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Be There Saturday Sweetheart: The New Art Gallery Walsall

August 1, 2011




It has been over ten years since the unveiling of The Not-So-New Art Gallery in Walsall, by none other than Her Majesty the Queen, but it is still something of a novelty in the area. (I was not even aware of its existence until recently.) After 13 years in the making, and at a cost of £21m, you would surely expect this state-of-the-art gallery to be at the forefront of the Black Country’s creative and cultural scene.

It has to be said that the architecture does not do much to suggest that this is an art gallery, either (nor the fact that its design was the result of a rigorous, international architectural competition).

On the wharf in the centre of Walsall, however, it does stand out. It is just a few minutes’ walk from public transport stations and over the road from Crown Wharf and Retail Park, where you can park your car for a reasonable charge (although it is a nightmare to get around Walsall’s one-way system). And, true to its aim of providing everyone with ‘access to culture and to the nation’s art collections’, it is completely free to wander around.

(As you’ll know, this is enough to entice me!)

As you walk in, you’ll find on your right the reception desk (where, if you sign a form, you’ll get your very own Photography Pass sticker! I need to stop being so excited by that). You’ll also notice the large, red construction placed proudly in the centre of the entrance hall.

EPPY DADDY BATTLE BOT. Image © The Artists and New Art Gallery Walsall.

That’ll be Bob and Roberta Smith’s Eppy Daddy Battle Bot, supposedly a reimagining of Jacob Epstein as a three-metre-high, 1950s-style, wooden robot. It sets the tone for the rest of the gallery which, as I discovered shortly afterwards, is home to a sizeable chunk of Epstein’s impressive archive of work.

Just beyond the reception is the Gallery Shop, which had all sorts of toys and gifts and bits and bobs we couldn’t resist.

Image © New Art Gallery Walsall.

And right in the corner of the ground floor is Disco: The Family Gallery.

Image © New Art Gallery Walsall.

This is just one of the conscious nods towards family entertainment that can be seen through the Art Gallery. There are period costumes to dress up in, video screens to watch, toys to play with and things to draw on. Admittedly, Zoe and I got a bit caught up in it, too.

“Err… I think that little boy wants to play…”

If you can drag yourself away and take the stairs to the first floor, you’ll come across the Art Library. This is a real haven and a goldmine of information for students and lovers of art; complete with art books, magazines and a computer suite for research.

Image © New Art Gallery Walsall.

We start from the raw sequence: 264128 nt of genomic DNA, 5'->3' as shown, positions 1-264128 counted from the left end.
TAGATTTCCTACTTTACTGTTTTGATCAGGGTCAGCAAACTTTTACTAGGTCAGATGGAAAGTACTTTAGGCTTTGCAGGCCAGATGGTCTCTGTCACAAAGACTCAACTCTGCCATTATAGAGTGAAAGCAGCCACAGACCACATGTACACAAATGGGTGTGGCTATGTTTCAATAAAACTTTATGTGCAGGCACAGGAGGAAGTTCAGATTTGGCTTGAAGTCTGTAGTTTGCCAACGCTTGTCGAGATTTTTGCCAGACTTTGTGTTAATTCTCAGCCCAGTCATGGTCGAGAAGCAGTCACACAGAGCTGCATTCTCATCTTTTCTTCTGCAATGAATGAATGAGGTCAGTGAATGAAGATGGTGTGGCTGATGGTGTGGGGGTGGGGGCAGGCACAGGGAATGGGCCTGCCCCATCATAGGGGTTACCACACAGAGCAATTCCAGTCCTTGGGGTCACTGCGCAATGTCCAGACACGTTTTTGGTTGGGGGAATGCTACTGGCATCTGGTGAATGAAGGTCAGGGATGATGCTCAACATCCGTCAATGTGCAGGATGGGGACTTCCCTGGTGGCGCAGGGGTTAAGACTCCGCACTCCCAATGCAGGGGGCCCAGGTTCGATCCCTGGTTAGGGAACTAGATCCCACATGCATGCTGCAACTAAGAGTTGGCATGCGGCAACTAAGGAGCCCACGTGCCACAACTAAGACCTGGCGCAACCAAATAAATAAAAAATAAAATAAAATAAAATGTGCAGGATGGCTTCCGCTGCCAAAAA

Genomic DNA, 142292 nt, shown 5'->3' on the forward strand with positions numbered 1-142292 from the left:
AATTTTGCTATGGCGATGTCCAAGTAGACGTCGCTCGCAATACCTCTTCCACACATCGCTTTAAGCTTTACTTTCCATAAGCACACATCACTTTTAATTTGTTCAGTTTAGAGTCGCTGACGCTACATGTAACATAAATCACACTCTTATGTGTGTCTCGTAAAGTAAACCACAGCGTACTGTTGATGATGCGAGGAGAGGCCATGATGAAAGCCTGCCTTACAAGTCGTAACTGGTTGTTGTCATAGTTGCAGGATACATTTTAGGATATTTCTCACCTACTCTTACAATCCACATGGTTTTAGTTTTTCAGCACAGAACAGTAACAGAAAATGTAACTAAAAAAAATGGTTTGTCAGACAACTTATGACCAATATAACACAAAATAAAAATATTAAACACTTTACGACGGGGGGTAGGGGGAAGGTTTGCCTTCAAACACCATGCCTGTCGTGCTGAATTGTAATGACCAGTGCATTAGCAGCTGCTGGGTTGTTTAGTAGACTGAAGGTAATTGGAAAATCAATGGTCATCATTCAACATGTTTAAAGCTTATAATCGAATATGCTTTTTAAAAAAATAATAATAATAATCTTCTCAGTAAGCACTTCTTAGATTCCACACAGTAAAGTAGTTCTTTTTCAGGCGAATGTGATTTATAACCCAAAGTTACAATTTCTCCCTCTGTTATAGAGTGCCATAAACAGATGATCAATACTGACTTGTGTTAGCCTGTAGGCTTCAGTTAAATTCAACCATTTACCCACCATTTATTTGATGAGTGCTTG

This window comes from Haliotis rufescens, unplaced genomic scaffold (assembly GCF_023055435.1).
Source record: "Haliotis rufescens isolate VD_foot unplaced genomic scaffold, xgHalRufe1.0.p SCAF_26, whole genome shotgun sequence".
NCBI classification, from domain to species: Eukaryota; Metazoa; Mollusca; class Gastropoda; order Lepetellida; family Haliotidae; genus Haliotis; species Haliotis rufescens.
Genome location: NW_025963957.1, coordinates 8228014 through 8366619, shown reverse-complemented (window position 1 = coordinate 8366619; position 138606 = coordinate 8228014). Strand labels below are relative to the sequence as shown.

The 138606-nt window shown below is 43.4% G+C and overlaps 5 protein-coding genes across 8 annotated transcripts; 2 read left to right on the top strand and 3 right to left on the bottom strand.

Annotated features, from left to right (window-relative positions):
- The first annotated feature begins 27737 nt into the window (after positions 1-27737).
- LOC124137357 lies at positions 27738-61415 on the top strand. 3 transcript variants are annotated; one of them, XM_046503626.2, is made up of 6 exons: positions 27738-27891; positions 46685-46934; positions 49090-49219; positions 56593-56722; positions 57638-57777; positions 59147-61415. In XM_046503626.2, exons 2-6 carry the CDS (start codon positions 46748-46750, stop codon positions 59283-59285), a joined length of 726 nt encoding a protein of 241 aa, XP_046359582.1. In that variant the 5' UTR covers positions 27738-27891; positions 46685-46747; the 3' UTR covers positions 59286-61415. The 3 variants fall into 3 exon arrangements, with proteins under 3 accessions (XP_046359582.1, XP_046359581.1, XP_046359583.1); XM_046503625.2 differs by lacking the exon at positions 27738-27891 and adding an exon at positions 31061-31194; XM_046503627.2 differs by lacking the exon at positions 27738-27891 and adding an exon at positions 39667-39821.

But if you’re feeling lazy, there are always the lifts. You can take it right to the fourth floor – the balcony.

Image © New Art Gallery Walsall.

Until October, this floor is also home to the Leo Fitzmaurice exhibition, You Try to Tell Me but I Never Listen. This is, according to the description, Fitzmaurice’s representation of the ‘visual noise’ of the 21st century.

Image © The Artist and New Art Gallery Walsall.

He has covered the walls with over 3000 flyers and leaflets, and multiple copies of the same flyers have been folded together to create a sense of repetition and motion. The general theme of this exhibition seems to be to do with advertising and materialism, and the excessive amounts of printed material we subconsciously register on a daily basis. The effort that had visibly gone into this exhibition is impressive, but I couldn’t help feeling that once you’ve seen one of his pieces, you’ve seen them all.

A trip to the third floor, on the other hand, is highly recommended. This is Mark Titchner’s metal masterpiece, BE TRUE TO YOUR OBLIVION.

ERGO ERGOT (2006). Image © The Artist and New Art Gallery Walsall.

This enormous exhibition is in fact part of the Home of Metal project, which can be seen at various locations around the Black Country at the moment. I remember seeing some of Titchner’s work on my trip to the Wolverhampton Art Gallery; his trademark style of song lyrics, slogans and statements is unmistakeable.

I SAW A LIGHT (2010). Image © The Artist and New Art Gallery Walsall.

In this more extensive exhibition, however, there is a far wider range of media – from woods to metals to textiles – and the use of new technologies to make his art more interactive. One piece, Be Angry But Don’t Stop Breathing, includes microphones and a PA system, which allows visitors to use it as a sort of cathartic heavy metal soapbox.

BE ANGRY BUT DON’T STOP BREATHING. Image © The Artist and New Art Gallery Walsall.

We were never entirely sure what we ought to do with it.

Image © The Artist and New Art Gallery Walsall.

Give us a song, Zoe!